We’ve launched some major new features which will give you an intent score against each keyword to help you with your SEO and content marketing campaigns! These new User Intent scores are available for each monitored keyword in each project and are also available for every SERPs API request.
In this post, we share some details of what the new features look like and how SEOs can use them to good effect for their SEO and content marketing campaigns. We’ve also shared some of our thinking behind our approach to analysing user intent in search and how we’ve constructed our model(s) and have contrasted this to some limitations we have experienced using other keyword intent models promoted by leading SEOs.
Why is User Intent important in SEO today?
Clearly, there’s been a heightened interest in this whole topic area by SEOs well before the BERT update; even long before the Hummingbird algorithm update. If you want chapter and verse on this then you could start with this post on Searchenginejournal.
Suffice to say, I think the bi-directional nature of the BERT algorithm is interesting as it shows the additional lengths Google is striving to go to in its quest to properly understand user intent – and let’s face it – they’re only just getting started. Where are we going to be in 10 years’ time?
So, my advice is pay attention. We can clearly see why Google wants to understand user intent – because it wants to be the world’s best search engine and that means being the best at knowing what users are looking for and serving it to them quickly.
As marketers, this means we need to pay attention to the different types of competing pages that Google is rewarding with top organic ranking and featured snippet positions for related clusters of keywords. We also need to ensure that our landing pages closely follow the type and format of content of the competitors’ top ranking pages and then try and enhance your content, if you can, so it’s a little bit better still than the competition.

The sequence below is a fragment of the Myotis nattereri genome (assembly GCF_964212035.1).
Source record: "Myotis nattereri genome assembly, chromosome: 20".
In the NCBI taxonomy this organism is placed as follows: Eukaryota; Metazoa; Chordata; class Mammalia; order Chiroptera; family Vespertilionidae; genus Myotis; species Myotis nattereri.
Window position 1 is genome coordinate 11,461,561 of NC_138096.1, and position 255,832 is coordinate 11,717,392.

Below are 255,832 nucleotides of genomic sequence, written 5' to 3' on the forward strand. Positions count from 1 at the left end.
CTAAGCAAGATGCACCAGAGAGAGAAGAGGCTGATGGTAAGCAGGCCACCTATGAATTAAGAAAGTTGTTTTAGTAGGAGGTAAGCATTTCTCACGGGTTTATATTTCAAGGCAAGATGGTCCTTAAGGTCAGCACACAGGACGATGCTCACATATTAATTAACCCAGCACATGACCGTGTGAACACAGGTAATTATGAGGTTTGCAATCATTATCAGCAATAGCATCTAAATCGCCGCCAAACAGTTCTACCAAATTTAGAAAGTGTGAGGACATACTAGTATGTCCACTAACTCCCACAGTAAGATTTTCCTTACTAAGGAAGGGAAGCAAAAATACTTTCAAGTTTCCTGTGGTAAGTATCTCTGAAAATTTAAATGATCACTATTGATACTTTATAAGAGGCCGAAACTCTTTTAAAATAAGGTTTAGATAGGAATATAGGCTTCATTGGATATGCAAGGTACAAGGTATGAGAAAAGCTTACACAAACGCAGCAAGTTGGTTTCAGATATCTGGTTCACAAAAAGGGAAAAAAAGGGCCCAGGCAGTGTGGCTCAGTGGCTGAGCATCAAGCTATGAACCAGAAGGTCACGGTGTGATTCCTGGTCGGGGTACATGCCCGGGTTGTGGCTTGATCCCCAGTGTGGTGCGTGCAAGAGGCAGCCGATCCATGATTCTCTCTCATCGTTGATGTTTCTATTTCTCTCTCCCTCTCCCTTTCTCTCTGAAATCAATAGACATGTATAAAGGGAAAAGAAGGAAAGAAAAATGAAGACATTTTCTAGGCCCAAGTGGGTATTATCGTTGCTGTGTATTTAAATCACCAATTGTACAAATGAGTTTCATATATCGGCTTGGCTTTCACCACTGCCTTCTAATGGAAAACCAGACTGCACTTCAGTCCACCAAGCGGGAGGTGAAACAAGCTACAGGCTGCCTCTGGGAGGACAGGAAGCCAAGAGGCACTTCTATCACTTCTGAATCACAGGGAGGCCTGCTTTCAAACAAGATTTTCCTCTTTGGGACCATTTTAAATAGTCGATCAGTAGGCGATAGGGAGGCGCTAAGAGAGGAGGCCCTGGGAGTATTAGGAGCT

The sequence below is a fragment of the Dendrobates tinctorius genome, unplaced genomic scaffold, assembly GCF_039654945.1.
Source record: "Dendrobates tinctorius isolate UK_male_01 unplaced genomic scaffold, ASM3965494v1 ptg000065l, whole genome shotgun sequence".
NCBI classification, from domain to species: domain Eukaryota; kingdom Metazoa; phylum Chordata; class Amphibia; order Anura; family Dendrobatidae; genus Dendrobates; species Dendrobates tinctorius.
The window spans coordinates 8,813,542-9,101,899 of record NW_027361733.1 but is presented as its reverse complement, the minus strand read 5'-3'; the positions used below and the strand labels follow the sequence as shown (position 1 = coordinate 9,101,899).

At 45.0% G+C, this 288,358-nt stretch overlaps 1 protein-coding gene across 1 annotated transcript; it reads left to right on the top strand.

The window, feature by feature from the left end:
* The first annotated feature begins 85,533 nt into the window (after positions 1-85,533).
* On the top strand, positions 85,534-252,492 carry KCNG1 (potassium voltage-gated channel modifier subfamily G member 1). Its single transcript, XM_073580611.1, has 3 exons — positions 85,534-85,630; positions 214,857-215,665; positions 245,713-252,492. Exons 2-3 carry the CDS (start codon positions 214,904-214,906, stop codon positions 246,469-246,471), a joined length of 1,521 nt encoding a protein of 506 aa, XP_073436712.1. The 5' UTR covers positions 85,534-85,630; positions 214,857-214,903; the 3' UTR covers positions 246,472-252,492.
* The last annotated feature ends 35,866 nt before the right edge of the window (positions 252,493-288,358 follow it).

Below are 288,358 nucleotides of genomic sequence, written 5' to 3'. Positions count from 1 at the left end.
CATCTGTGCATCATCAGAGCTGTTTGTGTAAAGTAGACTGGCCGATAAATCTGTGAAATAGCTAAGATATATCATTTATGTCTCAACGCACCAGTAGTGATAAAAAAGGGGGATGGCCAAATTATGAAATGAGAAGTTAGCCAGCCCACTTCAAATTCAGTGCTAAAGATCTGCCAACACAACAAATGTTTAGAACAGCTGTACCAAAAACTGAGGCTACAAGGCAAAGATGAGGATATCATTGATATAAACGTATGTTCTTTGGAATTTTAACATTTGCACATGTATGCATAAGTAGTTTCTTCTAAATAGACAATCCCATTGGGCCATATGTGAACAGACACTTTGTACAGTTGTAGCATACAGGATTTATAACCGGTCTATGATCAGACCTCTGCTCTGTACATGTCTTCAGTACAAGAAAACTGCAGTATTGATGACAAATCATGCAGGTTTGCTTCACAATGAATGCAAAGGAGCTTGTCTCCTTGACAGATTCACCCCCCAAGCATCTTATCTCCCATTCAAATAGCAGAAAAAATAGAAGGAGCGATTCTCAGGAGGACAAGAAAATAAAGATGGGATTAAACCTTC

At the risk of sounding pedantic; we prefer using the term ‘User Intent’ to ‘Keyword Intent’. This is because ultimately users are all that matters. Google cares about users and we care about attracting as many users as possible to our websites and apps.
Whilst keywords are useful in helping us understand one or more users’ intents, two different users may start their search using the same keyword but have very different purposes in mind. Likewise, two users with the very same intentions may start their search journeys by describing what they are looking for in very different terms.
Google is very, very good at understanding this, making sense of it and serving what it deems are relevant results – and if real-world user behaviour shows that the results are not as good as expected then it will change its algorithms.
Granted it is not perfect yet (nor is Bing or any other search engine) – but what Google thinks the user intent is of paramount importance to us as SEOs if we want to rank for a bunch of relevant terms around that intent.
For this reason, we have built a classification model that analyses Google’s search intent as a proxy for user intent. We’ve been experimenting and training models for well over a year now and have manually reviewed at least 40,000 different keywords and SERP results.
To spare you more technicalities at this stage; what you see is Phase 1; the beta launch of our user intent features. This means for every single keyword ranking check, we analyse the make-up of the first full page of the SERP (and ignore the rest of the top 100 results). We look at the prominence and order of the organic and paid SERP results, the Universal SERP results featured, the navigational elements and the types of ranking sites. This allows us to develop a user intent model that works in the markets Google serves irrespective of language.
In phase 2, we’ll go one step further by visiting and analysing the top ranking pages, but for now we think we have a model that should give you pretty accurate results internationally.
Pitfalls of common approaches to SEO Intent Methodology
As you may have gathered by now, we have eschewed the dictionary based approach to understanding search intent promoted and favoured by some SEOs.
Typically, the well-meaning advice is to do your keyword research and then classify your keywords based on whether they contain terms like the ones in the table below.
For a rough estimation exercise it’s not a terrible starting point but it has many limitations and problems. Here’s just a few:
This is a rather limiting set of keywords – how far do you go?
This does not help you resolve queries including ambiguous terms? e.g. ‘CFD’ could mean ‘Contracts for Differences’ and have some commercial intent or it could mean ‘Computational Fluid Dynamics’ and be informational in nature.